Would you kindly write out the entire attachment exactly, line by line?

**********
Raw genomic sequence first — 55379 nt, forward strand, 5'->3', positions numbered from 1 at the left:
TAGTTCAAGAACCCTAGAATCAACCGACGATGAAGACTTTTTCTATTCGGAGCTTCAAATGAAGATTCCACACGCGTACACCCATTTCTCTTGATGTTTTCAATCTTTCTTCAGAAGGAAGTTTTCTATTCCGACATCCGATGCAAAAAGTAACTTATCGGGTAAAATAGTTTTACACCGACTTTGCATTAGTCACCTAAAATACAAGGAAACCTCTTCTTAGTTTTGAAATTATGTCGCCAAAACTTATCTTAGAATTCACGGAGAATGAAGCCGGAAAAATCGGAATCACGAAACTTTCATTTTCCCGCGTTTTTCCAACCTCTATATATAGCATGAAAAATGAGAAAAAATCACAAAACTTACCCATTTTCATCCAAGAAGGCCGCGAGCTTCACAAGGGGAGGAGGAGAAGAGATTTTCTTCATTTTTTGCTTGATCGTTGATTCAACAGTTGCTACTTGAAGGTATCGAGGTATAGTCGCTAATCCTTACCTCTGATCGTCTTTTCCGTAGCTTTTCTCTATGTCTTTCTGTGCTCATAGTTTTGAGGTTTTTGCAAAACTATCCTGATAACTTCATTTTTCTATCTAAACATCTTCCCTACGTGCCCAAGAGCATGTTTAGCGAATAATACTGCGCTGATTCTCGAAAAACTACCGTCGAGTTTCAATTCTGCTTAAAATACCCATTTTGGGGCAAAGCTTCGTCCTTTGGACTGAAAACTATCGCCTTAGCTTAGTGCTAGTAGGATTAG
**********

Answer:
Raw genomic sequence first — 55379 nt, forward strand, 5'->3', positions numbered from 1 at the left:
TAGTTCAAGAACCCTAGAATCAACCGACGATGAAGACTTTTTCTATTCGGAGCTTCAAATGAAGATTCCACACGCGTACACCCATTTCTCTTGATGTTTTCAATCTTTCTTCAGAAGGAAGTTTTCTATTCCGACATCCGATGCAAAAAGTAACTTATCGGGTAAAATAGTTTTACACCGACTTTGCATTAGTCACCTAAAATACAAGGAAACCTCTTCTTAGTTTTGAAATTATGTCGCCAAAACTTATCTTAGAATTCACGGAGAATGAAGCCGGAAAAATCGGAATCACGAAACTTTCATTTTCCCGCGTTTTTCCAACCTCTATATATAGCATGAAAAATGAGAAAAAATCACAAAACTTACCCATTTTCATCCAAGAAGGCCGCGAGCTTCACAAGGGGAGGAGGAGAAGAGATTTTCTTCATTTTTTGCTTGATCGTTGATTCAACAGTTGCTACTTGAAGGTATCGAGGTATAGTCGCTAATCCTTACCTCTGATCGTCTTTTCCGTAGCTTTTCTCTATGTCTTTCTGTGCTCATAGTTTTGAGGTTTTTGCAAAACTATCCTGATAACTTCATTTTTCTATCTAAACATCTTCCCTACGTGCCCAAGAGCATGTTTAGCGAATAATACTGCGCTGATTCTCGAAAAACTACCGTCGAGTTTCAATTCTGCTTAAAATACCCATTTTGGGGCAAAGCTTCGTCCTTTGGACTGAAAACTATCGCCTTAGCTTAGTGCTAGTAGGATTAG